Selling Accessory Items

      Add-ons and doo-dads can make you a little money. Here are tips on presenting a smart selection. February 11, 2009

With a new customer, I spend virtually all my time getting the layout, style and finish perfected. When it comes to accessories such as cutlery trays, spice racks, etc. I usually hand them a catalog and let them decide. This doesn't seem exactly optimal, and I find these types of items pretty boring to contemplate.

So how do you approach the selling of accessories? How much time do you spend with the customer on it? How much is defined before you start of the kitchen?

Forum Responses
(Business and Management Forum)
From contributor C:
Like you, I spend a lot of time with a customer going over the details, and I will give them a catalog and let them decide on hardware and accessories, just flat out tell them that I do not get involved in these areas for the simple fact that it is purely personal taste, and they do not need my help. Customers do, however, value your input as far as what will work. I am working on one now where there was five or six finish changes, and many issues with what space will work for what.

I just go with the flow until the design is nailed down, then the real business begins. It has been my feeling that if you push customers along, problems will arise when they are rushed, but walk them through, and they get what they want, happy and they do tell friends. It might take longer to go to the floor, but far less changes.

From contributor M:
I used to just try to whip through the accessories also, or just give them a catalog. I have changed my way of thinking on this. I know that you should spend an hour going over the possibilities with them. For one, if you mark it up correctly, its pretty much a no risk profit item. Second I have found that if they get what they want, and some do like the gadgets, you will get referrals from the job. You will find some who dont/wont spend the money on interior items, but 1 out of 5 will just amaze you in what they will spend.

From contributor B:
My opinion of most accessory items is that they are overpriced junk. I realize that some could turn them into a profit center but I can't sell something I wouldn't be willing to guarantee. I usually open the catalog and let them look. If after viewing the suggested retail price they still want it then I am willing to order. I believe their money is better spent on what I make. At least at that point I know it will last.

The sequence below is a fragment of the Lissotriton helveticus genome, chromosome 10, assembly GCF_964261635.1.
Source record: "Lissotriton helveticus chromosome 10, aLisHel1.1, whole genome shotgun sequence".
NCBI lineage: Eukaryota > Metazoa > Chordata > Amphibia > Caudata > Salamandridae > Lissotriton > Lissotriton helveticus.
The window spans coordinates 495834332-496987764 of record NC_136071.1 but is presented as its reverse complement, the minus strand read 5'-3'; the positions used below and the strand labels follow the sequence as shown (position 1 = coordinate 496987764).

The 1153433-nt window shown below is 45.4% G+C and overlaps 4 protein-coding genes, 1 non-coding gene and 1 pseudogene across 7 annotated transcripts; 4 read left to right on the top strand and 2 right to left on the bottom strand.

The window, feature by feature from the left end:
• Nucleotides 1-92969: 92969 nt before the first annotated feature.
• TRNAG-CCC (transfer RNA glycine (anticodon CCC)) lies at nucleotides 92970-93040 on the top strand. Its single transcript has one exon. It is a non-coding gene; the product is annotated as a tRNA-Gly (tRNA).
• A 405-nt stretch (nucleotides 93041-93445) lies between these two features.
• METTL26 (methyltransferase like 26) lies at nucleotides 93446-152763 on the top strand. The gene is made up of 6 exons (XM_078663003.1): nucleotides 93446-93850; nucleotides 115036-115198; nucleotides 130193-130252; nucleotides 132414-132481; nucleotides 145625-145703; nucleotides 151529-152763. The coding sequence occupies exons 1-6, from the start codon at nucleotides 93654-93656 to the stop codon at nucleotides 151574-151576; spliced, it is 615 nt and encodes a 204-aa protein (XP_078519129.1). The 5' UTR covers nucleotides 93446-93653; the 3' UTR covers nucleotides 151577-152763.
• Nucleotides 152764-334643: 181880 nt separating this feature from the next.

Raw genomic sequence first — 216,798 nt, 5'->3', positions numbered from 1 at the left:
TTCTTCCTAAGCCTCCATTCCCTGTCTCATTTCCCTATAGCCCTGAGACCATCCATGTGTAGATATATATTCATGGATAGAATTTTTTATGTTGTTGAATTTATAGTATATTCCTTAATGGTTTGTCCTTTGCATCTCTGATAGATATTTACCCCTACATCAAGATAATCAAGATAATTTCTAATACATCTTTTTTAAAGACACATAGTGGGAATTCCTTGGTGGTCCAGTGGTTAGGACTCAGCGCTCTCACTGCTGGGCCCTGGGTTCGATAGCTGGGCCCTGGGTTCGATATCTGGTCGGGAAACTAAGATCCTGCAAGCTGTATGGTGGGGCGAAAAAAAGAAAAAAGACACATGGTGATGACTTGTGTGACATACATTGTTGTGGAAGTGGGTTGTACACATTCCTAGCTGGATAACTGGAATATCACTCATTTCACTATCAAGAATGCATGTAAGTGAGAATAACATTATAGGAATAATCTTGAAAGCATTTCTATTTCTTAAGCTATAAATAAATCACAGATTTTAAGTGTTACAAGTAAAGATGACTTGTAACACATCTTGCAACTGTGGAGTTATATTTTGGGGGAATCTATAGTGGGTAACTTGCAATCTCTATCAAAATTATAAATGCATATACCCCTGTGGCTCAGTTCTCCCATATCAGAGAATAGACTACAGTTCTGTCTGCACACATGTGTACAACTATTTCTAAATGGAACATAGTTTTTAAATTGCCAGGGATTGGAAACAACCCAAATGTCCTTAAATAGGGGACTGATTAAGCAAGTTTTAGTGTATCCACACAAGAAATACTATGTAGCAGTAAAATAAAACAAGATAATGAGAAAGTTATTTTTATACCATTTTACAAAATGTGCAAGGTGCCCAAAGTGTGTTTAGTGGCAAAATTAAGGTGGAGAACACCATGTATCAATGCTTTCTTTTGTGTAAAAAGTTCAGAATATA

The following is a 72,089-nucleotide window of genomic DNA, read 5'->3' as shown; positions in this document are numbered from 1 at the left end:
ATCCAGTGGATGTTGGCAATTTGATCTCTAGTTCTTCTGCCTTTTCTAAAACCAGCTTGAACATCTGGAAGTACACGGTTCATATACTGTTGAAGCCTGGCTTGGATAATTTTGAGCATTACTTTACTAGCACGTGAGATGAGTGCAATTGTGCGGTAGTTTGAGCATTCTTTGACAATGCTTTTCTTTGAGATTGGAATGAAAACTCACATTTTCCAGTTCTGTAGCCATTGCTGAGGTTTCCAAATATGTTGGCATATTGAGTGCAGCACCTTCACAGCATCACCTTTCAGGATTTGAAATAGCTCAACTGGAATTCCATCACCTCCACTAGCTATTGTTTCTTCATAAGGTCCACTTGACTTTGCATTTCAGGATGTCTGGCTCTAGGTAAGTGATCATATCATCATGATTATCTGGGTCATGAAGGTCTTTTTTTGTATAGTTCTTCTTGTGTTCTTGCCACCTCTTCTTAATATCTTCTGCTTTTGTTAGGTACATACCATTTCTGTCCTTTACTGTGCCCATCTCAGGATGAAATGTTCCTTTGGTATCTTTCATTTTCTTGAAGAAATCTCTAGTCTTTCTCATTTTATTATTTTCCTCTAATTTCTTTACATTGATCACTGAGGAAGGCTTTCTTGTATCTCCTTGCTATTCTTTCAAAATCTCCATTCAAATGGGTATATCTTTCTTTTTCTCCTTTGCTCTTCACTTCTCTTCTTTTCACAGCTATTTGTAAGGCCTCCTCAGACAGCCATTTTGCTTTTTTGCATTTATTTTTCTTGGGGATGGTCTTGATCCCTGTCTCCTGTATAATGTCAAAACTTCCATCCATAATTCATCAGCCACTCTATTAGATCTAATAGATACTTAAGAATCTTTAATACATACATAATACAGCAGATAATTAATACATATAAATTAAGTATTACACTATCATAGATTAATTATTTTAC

From contributor M:
I limit them to proven accessories that give me no callback problems. For instance there are only two trash units that I will use. If they pick something I think has a chance of causing a call back, I just say no! I tell people a couple times a month that if they choose to do something that I do not feel will hold up or look good for many years that I will choose to not do their project.

From contributor P:
I had the same problem so I took the time to build my own catalog using photos of only the accessories that I was willing to use. The client sees "my" catalog, not a hardware company's book with hundreds of confusing items. I also have pages with shop-produced items too.

I scanned from the catalog or found the pictures on the web. Each page has a picture of the item, the name I chose to use for it, my logo, and all specs I need to design a cabinet to fit the item. I have about 40 items in a professional looking binder that I show my client. Selections go quickly and smoothly. This binder has made me tons of money, and my Rev-a-Shelf rep told me I was the biggest buyer in my state - so it works!

Would you like to add information to this article?
Interested in writing or submitting an article?
Have a question about this article?

Have you reviewed the related Knowledge Base areas below?
  • KnowledgeBase: Knowledge Base

  • KnowledgeBase: Business

  • KnowledgeBase: Business: Sales

    Would you like to add information to this article? ... Click Here

    If you have a question regarding a Knowledge Base article, your best chance at uncovering an answer is to search the entire Knowledge Base for related articles or to post your question at the appropriate WOODWEB Forum. Before posting your message, be sure to
    review our Forum Guidelines.

    Questions entered in the Knowledge Base Article comment form will not generate responses! A list of WOODWEB Forums can be found at WOODWEB's Site Map.

    When you post your question at the Forum, be sure to include references to the Knowledge Base article that inspired your question. The more information you provide with your question, the better your chances are of receiving responses.

    Return to beginning of article.

    Refer a Friend || Read This Important Information || Site Map || Privacy Policy || Site User Agreement

    Letters, questions or comments? E-Mail us and let us know what you think. Be sure to review our Frequently Asked Questions page.

    Contact us to discuss advertising or to report problems with this site.

    To report a problem, send an e-mail to our Webmaster

    Copyright © 1996-2018 - WOODWEB ® Inc.
    All rights reserved. No part of this publication may be reproduced in any manner without permission of the Editor.
    Review WOODWEB's Copyright Policy.

    The editors, writers, and staff at WOODWEB try to promote safe practices. What is safe for one woodworker under certain conditions may not be safe for others in different circumstances. Readers should undertake the use of materials and methods discussed at WOODWEB after considerate evaluation, and at their own risk.

    WOODWEB, Inc.
    335 Bedell Road
    Montrose, PA 18801

    Contact WOODWEB

  • WOODWEB - the leading resource for professional woodworkers

      Home » Knowledge Base » Knowledge Base Article